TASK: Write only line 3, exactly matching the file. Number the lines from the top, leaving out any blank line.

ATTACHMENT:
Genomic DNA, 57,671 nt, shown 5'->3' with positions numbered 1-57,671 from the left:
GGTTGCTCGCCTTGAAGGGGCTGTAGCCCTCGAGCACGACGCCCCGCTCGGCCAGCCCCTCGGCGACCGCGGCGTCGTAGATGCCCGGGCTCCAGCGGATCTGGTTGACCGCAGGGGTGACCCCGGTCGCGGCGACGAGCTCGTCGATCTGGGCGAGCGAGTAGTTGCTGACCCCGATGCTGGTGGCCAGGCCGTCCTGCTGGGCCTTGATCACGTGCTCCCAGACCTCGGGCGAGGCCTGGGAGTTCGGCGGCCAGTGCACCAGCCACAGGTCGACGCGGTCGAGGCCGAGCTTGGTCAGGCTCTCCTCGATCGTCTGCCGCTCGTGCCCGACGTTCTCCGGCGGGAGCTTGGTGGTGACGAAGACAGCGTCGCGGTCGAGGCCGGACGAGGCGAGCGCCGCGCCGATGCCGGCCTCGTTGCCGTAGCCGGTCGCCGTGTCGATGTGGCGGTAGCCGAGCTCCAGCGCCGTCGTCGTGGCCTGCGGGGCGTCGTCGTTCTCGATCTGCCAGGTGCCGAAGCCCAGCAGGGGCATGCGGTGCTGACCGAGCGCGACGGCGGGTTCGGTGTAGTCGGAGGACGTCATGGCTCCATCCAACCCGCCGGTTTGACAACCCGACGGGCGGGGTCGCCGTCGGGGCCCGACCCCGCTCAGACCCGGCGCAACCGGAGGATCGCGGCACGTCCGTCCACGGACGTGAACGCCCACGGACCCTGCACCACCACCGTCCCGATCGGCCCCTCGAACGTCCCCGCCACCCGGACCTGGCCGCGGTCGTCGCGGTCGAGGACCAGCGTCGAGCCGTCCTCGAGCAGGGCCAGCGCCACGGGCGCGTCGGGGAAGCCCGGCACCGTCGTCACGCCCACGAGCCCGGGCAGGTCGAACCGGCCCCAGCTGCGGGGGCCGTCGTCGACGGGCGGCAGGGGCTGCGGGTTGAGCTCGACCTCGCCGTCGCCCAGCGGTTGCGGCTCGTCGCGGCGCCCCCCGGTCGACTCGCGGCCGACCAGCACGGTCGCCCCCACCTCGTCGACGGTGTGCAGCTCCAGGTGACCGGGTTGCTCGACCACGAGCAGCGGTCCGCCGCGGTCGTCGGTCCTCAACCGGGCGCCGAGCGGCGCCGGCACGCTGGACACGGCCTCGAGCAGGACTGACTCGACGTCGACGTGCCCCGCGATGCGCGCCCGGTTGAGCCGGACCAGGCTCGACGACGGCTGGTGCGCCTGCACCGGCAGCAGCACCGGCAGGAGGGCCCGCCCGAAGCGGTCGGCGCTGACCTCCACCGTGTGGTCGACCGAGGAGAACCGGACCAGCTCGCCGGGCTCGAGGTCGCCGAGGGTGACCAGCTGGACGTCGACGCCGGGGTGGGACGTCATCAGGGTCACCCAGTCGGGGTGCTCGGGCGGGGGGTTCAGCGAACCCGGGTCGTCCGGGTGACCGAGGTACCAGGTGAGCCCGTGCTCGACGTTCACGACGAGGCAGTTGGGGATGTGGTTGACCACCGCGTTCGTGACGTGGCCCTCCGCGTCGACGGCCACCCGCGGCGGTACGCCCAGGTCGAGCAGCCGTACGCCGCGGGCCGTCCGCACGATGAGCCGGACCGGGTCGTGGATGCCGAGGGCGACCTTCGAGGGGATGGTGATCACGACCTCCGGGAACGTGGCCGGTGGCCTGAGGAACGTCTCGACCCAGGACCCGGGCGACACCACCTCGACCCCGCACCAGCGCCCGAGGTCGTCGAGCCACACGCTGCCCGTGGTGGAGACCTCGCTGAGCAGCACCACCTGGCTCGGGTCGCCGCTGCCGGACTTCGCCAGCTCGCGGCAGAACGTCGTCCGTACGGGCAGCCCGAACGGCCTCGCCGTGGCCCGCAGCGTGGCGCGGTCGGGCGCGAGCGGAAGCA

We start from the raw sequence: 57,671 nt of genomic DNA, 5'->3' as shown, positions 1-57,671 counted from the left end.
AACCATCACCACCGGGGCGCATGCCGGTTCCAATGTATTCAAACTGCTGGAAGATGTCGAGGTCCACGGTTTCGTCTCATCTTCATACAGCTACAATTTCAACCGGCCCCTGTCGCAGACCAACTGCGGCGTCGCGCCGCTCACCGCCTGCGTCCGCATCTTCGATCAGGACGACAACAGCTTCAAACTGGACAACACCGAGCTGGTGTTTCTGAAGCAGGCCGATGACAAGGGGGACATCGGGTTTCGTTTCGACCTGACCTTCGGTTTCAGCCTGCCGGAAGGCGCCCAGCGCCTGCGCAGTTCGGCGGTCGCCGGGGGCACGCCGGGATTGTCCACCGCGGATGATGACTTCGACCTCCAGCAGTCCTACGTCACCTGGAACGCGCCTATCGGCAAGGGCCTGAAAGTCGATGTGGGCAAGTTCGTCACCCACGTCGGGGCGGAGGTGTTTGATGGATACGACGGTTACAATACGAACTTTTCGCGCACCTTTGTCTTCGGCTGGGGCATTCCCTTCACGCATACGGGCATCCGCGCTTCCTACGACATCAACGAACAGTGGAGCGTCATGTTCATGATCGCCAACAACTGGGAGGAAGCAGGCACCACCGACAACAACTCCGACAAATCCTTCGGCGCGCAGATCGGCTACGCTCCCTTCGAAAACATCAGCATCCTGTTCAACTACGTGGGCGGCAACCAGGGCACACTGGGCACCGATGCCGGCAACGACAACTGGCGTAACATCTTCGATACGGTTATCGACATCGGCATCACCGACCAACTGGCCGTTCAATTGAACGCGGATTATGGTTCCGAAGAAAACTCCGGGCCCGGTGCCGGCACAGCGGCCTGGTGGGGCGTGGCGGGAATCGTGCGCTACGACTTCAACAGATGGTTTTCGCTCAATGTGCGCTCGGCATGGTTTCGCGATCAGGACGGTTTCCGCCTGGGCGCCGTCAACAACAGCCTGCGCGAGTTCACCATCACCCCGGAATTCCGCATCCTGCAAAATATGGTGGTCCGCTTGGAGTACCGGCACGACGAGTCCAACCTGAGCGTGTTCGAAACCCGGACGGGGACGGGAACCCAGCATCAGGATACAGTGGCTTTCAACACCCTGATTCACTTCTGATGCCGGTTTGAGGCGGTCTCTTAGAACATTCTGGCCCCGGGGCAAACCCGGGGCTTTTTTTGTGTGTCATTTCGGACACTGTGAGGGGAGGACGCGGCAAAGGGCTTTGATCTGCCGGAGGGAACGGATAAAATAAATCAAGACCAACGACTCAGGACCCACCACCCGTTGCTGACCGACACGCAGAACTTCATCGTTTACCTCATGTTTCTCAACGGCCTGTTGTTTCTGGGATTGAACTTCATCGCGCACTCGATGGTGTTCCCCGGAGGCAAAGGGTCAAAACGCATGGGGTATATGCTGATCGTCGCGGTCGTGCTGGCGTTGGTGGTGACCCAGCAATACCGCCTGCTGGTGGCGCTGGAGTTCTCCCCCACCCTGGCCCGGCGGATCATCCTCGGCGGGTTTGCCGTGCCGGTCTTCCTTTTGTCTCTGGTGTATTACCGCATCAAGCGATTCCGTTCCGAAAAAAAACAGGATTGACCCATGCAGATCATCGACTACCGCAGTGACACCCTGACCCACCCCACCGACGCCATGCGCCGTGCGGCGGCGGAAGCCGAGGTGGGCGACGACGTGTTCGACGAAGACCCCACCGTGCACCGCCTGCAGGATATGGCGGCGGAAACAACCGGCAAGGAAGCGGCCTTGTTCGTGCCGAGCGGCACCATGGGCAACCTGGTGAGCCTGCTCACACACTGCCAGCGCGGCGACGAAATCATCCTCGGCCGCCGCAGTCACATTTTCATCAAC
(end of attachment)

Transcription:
We start from the raw sequence: 57,671 nt of genomic DNA, 5'->3' as shown, positions 1-57,671 counted from the left end.